With Half Way Home, her first proper solo album following some lesser EP and cassette material, Chicago songwriter Angel Olsen constructs a landscape so starkly beautiful it's surprising she can hide any of the emotional intricacies of her songs in a sound so wide open. Olsen spent some time collaborating with Bonnie "Prince" Billy on tour and singing on his records as part of the Cairo Gang, and while relating her sad-souled Americana songs to those of Bonnie Billy's wouldn't be wrong, that lazy comparison doesn't really do justice to their complexity. Half Way Home is a collection of hidden moments and gracefully wounded sounds taking notes from decades of masterfully melancholic artists. The nostalgic bounce of "The Waiting" filters an upbeat indie folk arrangement through a heavy Roy Orbison lens, spotlighting the deep loneliness locked in what comes off as a sprightly mellow rocker. Angel flits between these shades of classic '50s icons like Orbison and Patsy Cline, echoes of Joni Mitchell's '70s free-spirit wandering, and the more modernized approach shared by her indie contemporaries. On tracks like "Can't Wait Until Tomorrow" and "Always Half Strange," she manages to run through all of these styles, building from a disaffected deadpan to a soaring, yodeling crescendo. Olsen keeps the arrangements minimal for much of the album, but the more fleshed-out numbers like "Lonely Universe" and "The Sky Opened Up" have touches of '70s Euro-folk, with understated percussion, haunted vocal delays, and mumbling bass bringing out touches of Fairport Convention or even the muted sorrow of Sibylle Baier. It's the understatement that makes Half Way Home such a heart-wrenching and gorgeous listen. By album closer "Tiniest Seed," Olsen has laid out a transfixing set of tunes that fold back into a softy crushing whole. Bare-bones harmonies, restrained instrumentation, and Olsen's brilliantly isolated musical persona result in an album to return to repeatedly, with new layers revealing themselves each time.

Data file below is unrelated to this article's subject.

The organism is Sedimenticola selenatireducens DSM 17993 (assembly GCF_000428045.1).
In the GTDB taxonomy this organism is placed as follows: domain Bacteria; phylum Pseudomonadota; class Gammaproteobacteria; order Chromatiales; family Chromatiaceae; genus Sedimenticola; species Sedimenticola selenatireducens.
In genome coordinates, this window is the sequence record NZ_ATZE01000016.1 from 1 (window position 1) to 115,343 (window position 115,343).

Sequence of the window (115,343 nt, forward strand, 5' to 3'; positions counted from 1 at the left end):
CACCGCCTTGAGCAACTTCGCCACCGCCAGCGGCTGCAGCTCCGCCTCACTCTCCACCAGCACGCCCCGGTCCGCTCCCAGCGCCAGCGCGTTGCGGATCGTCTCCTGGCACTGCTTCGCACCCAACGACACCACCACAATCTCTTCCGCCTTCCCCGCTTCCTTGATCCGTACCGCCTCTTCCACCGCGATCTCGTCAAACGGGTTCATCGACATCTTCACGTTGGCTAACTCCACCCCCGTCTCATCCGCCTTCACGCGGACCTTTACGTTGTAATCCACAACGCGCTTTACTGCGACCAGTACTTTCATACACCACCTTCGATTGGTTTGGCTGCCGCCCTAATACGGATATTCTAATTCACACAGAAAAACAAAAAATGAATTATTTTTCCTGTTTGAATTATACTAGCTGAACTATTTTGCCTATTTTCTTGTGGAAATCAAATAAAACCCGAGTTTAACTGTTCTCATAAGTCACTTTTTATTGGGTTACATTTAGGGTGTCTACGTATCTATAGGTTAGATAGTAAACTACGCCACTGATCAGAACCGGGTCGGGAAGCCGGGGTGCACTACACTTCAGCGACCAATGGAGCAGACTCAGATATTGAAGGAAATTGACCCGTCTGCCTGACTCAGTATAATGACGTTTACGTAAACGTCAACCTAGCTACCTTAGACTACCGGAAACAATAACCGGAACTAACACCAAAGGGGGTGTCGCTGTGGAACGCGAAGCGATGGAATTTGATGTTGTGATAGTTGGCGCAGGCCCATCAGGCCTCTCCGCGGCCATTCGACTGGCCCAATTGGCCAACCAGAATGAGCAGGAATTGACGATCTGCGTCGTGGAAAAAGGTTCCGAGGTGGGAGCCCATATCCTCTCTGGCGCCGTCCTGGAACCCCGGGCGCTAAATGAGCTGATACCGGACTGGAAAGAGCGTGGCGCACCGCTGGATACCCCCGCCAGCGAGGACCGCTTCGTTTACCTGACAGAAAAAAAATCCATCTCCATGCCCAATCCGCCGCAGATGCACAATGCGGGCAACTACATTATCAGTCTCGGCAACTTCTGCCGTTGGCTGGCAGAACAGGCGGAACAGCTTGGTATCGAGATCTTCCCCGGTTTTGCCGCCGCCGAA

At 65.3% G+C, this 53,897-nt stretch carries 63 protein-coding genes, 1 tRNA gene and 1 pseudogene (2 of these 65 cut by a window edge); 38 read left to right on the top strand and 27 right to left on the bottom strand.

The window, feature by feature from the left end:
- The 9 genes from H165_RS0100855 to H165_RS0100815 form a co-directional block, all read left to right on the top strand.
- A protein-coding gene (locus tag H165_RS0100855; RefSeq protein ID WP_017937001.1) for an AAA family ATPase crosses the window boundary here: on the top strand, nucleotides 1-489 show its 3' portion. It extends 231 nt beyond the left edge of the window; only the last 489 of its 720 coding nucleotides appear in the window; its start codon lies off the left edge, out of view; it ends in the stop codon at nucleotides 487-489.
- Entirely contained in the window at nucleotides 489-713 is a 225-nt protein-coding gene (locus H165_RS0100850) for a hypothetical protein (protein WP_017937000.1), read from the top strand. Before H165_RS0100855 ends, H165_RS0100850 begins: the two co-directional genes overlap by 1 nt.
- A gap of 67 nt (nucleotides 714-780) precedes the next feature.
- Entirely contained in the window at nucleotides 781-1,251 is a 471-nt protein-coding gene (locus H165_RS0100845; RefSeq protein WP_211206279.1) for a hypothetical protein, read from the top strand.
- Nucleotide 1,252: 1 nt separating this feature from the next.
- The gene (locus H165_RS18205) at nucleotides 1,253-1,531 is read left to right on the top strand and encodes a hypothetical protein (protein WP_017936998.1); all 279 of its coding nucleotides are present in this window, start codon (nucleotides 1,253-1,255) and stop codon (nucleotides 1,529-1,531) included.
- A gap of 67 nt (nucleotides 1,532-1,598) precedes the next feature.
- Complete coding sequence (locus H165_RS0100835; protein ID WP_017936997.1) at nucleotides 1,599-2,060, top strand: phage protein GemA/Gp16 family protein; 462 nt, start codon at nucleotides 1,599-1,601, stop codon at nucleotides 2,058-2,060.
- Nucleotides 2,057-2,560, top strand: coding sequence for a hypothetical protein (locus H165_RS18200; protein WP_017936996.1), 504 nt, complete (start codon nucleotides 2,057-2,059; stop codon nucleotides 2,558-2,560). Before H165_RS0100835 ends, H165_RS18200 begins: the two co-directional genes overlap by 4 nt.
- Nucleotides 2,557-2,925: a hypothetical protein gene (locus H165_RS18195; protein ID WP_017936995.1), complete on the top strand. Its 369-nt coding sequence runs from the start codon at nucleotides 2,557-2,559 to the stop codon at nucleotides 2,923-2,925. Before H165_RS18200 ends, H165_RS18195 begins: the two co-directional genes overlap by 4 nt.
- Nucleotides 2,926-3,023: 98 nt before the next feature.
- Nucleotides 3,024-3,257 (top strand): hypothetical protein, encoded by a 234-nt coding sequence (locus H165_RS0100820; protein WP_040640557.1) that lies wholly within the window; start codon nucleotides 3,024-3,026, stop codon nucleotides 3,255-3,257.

AllMusic Review by Fred Thomas
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